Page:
“worshiped.” In the biblical culture, showing respect or “worship” was done by an action, usually prostration or bowing low, and that action was itself considered worship. Here in Joshus 5:14, Joshua prostrates himself before the angel as an act of worship. Because prostrating oneself was the action that was considered worship, some English versions say “worship” (cp. KJV, ESV, CSB) and some say “bow,” “bow down,” or “bow low” (cp. NASB, NET). Commonly, the act of “bowing down” was to fall on one’s knees and then bow the upper body and face to the ground as the Muslims do in the mosques today, although in some cases a person would lie completely flat on the ground.
The problem with bringing the Hebrew into English is that the bowing down was itself representative of worship. But if the English version reads “worship” the reader misses the fact that the worship was in fact that act of bowing to the ground, but if the version reads, “bow down,” the reader misses the fact that the bowing was worship. This angel was a messenger and agent of God, but was not God. Also, the use of “lord,” here, adoni, (the specifically inflected Hebrew word, not the root word) shows that Joshua did not consider the one he was talking with to be God (see commentary on Psalm 110:1 for the meaning of adoni). [For more on shachah (“worship”) and that it is referring to prostration, bowing, or “worship,” see commentary on 1 Chron. 29:20. For more on the “worship” of superiors, see commentary on Matt. 2:2].(top)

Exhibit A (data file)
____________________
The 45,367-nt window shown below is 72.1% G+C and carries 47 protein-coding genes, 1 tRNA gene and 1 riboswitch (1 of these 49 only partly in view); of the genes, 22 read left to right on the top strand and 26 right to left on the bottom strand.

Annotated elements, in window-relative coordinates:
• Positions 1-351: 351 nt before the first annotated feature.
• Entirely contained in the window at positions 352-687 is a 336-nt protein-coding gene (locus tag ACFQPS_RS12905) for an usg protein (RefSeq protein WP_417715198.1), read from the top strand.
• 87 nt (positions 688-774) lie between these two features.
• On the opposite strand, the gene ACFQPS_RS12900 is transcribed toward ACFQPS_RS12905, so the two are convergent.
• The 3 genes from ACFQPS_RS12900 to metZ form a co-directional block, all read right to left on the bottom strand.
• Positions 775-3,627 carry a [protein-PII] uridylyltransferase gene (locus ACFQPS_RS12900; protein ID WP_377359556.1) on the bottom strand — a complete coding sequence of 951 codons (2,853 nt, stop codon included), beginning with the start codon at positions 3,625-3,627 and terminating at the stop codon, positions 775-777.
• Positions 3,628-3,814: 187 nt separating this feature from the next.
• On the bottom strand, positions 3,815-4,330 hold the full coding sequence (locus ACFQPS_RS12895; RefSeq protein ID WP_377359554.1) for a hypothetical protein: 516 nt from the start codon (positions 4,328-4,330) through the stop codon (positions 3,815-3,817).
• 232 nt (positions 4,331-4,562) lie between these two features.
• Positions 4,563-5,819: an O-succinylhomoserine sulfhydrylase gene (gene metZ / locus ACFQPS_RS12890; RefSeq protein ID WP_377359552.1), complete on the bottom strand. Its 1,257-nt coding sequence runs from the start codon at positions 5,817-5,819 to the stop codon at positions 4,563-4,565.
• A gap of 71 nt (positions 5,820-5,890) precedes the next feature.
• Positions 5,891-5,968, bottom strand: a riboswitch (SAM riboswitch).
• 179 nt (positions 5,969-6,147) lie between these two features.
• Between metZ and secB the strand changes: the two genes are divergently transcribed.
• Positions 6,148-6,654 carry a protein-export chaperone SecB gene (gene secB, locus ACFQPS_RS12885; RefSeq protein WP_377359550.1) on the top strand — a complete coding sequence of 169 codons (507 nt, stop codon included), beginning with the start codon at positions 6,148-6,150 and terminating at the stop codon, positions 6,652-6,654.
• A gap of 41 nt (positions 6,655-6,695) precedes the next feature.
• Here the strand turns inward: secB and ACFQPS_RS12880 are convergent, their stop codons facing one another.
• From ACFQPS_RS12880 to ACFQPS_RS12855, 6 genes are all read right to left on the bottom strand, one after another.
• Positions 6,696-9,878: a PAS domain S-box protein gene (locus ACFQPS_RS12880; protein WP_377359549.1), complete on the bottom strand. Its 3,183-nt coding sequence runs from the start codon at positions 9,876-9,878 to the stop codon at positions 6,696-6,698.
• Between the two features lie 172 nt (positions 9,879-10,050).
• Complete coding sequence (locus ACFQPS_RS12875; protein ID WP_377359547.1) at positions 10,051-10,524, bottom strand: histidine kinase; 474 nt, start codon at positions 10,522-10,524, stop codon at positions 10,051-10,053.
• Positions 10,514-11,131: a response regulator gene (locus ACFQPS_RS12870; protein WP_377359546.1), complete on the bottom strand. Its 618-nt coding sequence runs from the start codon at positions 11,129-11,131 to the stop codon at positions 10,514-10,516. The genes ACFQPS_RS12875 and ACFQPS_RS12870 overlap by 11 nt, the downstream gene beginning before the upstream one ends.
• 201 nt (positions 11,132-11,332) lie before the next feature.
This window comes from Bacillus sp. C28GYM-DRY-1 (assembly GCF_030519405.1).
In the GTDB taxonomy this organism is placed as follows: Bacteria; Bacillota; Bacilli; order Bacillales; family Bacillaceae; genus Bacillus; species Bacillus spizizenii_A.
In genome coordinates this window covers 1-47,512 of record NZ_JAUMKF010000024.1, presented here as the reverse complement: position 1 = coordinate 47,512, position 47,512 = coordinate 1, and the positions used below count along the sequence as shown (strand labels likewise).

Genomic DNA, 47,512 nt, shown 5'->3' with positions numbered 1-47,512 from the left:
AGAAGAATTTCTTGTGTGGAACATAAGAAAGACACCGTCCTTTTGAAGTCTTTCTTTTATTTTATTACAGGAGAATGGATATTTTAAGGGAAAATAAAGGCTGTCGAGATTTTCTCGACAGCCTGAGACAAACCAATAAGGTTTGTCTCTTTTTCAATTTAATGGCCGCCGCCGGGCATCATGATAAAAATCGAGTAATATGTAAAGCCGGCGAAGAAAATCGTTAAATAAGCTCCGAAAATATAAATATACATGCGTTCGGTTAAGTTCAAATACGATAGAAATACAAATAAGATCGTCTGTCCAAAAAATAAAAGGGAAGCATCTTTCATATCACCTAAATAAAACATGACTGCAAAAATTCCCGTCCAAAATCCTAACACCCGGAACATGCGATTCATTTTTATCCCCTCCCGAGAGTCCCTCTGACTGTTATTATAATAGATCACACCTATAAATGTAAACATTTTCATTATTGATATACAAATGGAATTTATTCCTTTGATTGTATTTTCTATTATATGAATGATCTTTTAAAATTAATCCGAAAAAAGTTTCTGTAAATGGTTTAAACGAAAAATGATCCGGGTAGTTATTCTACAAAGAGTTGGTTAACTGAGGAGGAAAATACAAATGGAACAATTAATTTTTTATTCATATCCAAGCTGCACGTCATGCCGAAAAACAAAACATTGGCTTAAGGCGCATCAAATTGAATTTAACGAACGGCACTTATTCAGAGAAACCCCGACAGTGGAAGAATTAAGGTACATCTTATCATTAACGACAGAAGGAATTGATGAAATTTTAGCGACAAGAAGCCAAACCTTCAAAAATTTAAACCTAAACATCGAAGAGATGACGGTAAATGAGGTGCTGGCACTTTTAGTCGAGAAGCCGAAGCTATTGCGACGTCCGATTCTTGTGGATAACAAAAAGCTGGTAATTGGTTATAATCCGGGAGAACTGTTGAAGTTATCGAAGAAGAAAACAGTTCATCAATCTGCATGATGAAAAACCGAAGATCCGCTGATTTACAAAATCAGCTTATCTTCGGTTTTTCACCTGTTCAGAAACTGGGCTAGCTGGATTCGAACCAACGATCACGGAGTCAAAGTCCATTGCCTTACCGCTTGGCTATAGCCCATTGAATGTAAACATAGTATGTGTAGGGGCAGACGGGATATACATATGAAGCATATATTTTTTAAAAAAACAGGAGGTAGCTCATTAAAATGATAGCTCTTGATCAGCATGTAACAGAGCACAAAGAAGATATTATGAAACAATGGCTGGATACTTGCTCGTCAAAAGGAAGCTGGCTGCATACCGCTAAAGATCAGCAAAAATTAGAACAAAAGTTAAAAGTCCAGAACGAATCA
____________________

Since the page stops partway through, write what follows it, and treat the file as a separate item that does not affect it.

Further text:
“Take your sandals off of your feet.” This is harkening back to Exodus 3:5, when the angel said the same thing to Moses. Joshua is now standing in Moses’ place as the leader of Israel.
“And Joshua did so.” This short statement continues the theme of Joshua as the obedient servant of Yahweh. He obeyed what Yahweh said, and he obeyed what Yahweh’s messengers said (see commentary on Josh. 4:16).(top)